Belur & Halebidu Day Tour Chennakeshava Temple The Chennakeshava Temple, originally called Vijayanarayana Temple), was built on the banks of the Yagachi River in Belur, by the Hoysala King Vishnuvardhana. Belur, which was an early Hoysala capital, is in the Hassan district of Karnataka state, India. Chennakesava (lit, "handsome Kesava") is a form of the Hindu god Vishnu. Belur is well known for its marvelous temples built during the rule of the Hoysala dynasty, making it and nearby Halebidu favored tourist destinations in Karnataka state. These temple complexes have been proposed to be listed under UNESCO World Heritage Sites. The temple was commissioned by King Vishnuvardhana in 1117 AD. Scholars are divided about the reasons for the construction of the temple. The military successes of Vishnuvardhana is considered a probable reason. Some scholars believe Vishnuvardhana commissioned the temple to surpass his overlord, King Vikramaditya VI of the Western Chalukya Empire (who ruled from Basavakalyan), after his initial military victories against the Chalukyas. According to another theory, Vishnuvardhana was celebrating his famous victory against the Chola dynasty of Tamil country in the battle of Talakad (1116 AD), which resulted in the annexation of Gangavadi (modern southern Karnataka) by the Hoysalas. Another theory points to Vishnuvardhana's conversion from Jainism to Vaishnavism (a sect of Hinduism) after coming under the influence of saint Ramanujacharya, considering this is a predominantly Vaishnava temple in sculptural iconography. The Hoysalas employed many noted architects and artisans who developed a new architectural tradition, which art critic Adam Hardy called the Karnata Dravida tradition. In all 118 inscriptions have been recovered from the temple complex, covering the period 1117 AD to the 18th century, giving historians details of the artists employed, grants made to the temple and renovations committed during later times. Hoysaleshwara Temple Hoysaleswara temple (also spelt "Hoysaleshwara" or Hoysaleshvara") is a temple dedicated to the Hindu god Shiva. It was built in Halebidu (in modern Karnataka state, India) during the rule of King Vishnuvardhana of the Hoysala Empire in the 12th century. The construction was started around 1120 CE and completed in 1150 CE. During the early 14th century, Halebidu was sacked and looted by Muslim invaders from northern India and the temple fell into a state of ruin and neglect. Previously known as Dorasamudra or Dwarasamudra, Halebidu is 16 km from Belur, 31 km from Hassan and 149 km from Mysore, in the state of Karnataka, India. According to art critic and historian S. Settar, from contemporary inscriptions it is known that the temple derives its name from the Hoysala ruler at that time, King Vishnuvardhana Hoysaleswara, though interestingly, the construction of the temple was initiated and financed by wealthy Shaiva (a Hindu sect) citizens of the city, prominent among who were Ketamala and Kesarasetti. The temple building activity was taken up in competition to the construction of the Chennakesava Temple at Belur, a Vaishnava (a Hindu sect) temple. Surrounded by numerous tanks, ponds and mantapas, the temple is built in the vicinity of the large Dorasamudhra lake. The tank preceded the temple by nearly 75 years. It is one of the largest temples dedicated to the god Shiva in South India. The temple is a simple dvikuta vimana (plan with two shrines and two superstructures), one for "Hoysaleswara" (the king) and the other for "Shantaleswara" (named after Shantala Devi, queen of King Vishnuvardhana) and is built with chloritic chist (more commonly known as Soapstone or potstone). The temple complex as a whole is elevated on a jagati (platform), which according to historian Kamath, is a feature that became popular in contemporary Hoysala constructions. Kedareshwara Temple Kedareshwara Temple (also spelt "Kedaresvara" or "Kedareshvara") is a Hoysala era construction in the historically important town of Halebidu, in the Hassan district of Karnataka state, India. It is located a short distance away from the famous Hoysaleswara Temple. The temple was constructed by Hoysala King Veera Ballala II (r. 1173–1220 A.D.) and his queen Ketaladevi, and the main deity is Ishwara (another name for the Hindu god Shiva). The temple is protected as a monument of national importance by the Archaeological Survey of India. According to art historian Adam Hardy, the temple was constructed before 1219 A.D and is constructed with Soap stone. The usage of Soap stone was first popularised by the Western Chalukyas before it became standard with the Hoysala architects of the 12th and 13th centuries. The temple stands on the platform called jagati which is typically five to six feet in height and which can be reached by a flight of steps. According to historian Kamath, this is a Hoysala innovation. Shravanabelagola Shravanabelagola is famous for the Bahubali Statue which is supposed to be the tallest monolithic stone statue in the world with a height of 58 feet carved out of a single block of granite. The Gomateswara temple is built on top of a hill at an altitude of 3347 feet, called as Vindhyagiri hill (also known as Doddabetta or Indragiri). About 620 steps provide access to this temple from bottom of the hill. The nude statue of Bahubali is carved carefully with much perfection. Lord Gomateshwara (Lord Bahubali) was son of the first Jain tirthankara named Lord Adinatha. Lord Adinatha had 99 other sons and when he renounced his kingdom, there was a big fight between the two brothers, Bahubali and Bharatha, over the kingdom. Bharatha lost this battle, but Bahubali did not feel any happiness on seeing his brother's defeat. He then gave the kingdom to his brother and then attained Kevalagnana. The statue was carved during the period of Chamundaraya, a minister of the Ganga King Rajamalla between 982 and 983 CE. The town of Shravanabelagola is famous with several Jain temples and historical sites. Shravanabelagola is famous for two hills called Vindhyagiri and Chandragiri where most of the monuments are located. These two hills are spread on both sides of Temple Pond. There are several historical basadis within the town as well. The main temple of Gomateswara is located on Vindhyagiri hill along with Odegal Basadi, Tyagada Kamba, Siddhara Basadi, Chennanna Basadi, Akhanda Bagilu, etc. Chandragiri is home for about 14 shrines among which Chamundaraya Basadi, Chandragupta Basadi, Chandraprabha Basadi, Kattale Basadi and Parshwanatha Basadi are important. It usually takes one full day to visit all the historical monuments in Shravanabelagola. For those who can't trek the hill, Dolis are available at the entrance of the temple that charge about Rs. 800 including return. Once in 12 years, Shravanabelagola celebrates the Mahamastakabhisheka festival which attracts thousands of devotees and tourists from all over India. The next Mahamastakabhisheka will be held in Feb 2018. The great emperor of Mouryan Dynasty Chandragupta Mourya has spent his last days in Shravanabelagola after becoming a follower of Jainism. His grandson Emperor Ashoka has built a basadi for him on Chadragiri hill in 3rd Century BC. There are more than 800 well preserved inscriptions dated between 6th and 19th century in Shravanabelagola.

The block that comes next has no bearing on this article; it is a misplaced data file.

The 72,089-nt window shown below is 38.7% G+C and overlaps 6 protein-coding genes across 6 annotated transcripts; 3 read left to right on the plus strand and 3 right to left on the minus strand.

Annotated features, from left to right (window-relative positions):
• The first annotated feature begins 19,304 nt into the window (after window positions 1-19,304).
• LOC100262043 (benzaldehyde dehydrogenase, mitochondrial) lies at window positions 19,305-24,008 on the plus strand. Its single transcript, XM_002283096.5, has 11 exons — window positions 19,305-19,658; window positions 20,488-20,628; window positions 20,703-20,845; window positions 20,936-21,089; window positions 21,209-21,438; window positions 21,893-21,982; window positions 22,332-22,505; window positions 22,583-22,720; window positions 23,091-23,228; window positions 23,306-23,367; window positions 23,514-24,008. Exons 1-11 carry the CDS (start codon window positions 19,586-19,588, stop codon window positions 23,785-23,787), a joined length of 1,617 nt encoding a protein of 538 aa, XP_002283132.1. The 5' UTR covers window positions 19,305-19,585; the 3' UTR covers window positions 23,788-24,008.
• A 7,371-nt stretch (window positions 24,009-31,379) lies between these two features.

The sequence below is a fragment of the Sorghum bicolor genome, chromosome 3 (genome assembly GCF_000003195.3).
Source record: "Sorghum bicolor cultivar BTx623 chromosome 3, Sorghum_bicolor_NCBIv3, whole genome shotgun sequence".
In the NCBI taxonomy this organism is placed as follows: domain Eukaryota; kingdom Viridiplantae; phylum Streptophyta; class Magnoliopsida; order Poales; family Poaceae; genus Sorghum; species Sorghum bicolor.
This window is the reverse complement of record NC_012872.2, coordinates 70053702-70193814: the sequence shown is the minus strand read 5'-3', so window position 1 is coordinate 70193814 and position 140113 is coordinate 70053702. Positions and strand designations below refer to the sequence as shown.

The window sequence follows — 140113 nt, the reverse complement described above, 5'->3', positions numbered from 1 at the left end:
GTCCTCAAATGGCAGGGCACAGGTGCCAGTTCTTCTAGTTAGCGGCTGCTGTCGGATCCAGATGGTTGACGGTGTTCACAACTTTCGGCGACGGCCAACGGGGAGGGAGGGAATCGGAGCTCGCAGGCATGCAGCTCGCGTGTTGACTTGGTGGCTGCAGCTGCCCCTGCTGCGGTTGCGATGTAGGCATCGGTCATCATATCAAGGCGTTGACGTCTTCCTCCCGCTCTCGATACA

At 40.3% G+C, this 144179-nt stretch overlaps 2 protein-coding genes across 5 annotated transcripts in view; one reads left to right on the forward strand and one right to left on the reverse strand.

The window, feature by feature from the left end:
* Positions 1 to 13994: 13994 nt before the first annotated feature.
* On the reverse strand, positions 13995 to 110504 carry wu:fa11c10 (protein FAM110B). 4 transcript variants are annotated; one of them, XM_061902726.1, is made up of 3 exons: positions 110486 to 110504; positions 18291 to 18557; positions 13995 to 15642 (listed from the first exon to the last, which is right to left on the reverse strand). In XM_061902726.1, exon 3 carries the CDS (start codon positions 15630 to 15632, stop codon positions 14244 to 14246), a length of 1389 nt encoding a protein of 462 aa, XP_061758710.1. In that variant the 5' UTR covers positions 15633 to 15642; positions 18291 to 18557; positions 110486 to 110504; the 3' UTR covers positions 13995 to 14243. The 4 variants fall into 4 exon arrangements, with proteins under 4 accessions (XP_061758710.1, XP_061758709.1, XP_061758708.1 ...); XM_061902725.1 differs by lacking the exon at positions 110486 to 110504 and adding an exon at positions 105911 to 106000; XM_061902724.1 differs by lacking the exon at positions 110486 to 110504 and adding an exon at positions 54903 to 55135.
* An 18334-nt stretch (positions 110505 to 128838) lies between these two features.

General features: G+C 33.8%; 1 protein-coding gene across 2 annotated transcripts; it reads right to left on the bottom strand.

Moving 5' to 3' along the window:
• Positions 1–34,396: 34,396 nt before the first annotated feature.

Sightseeing as per tour description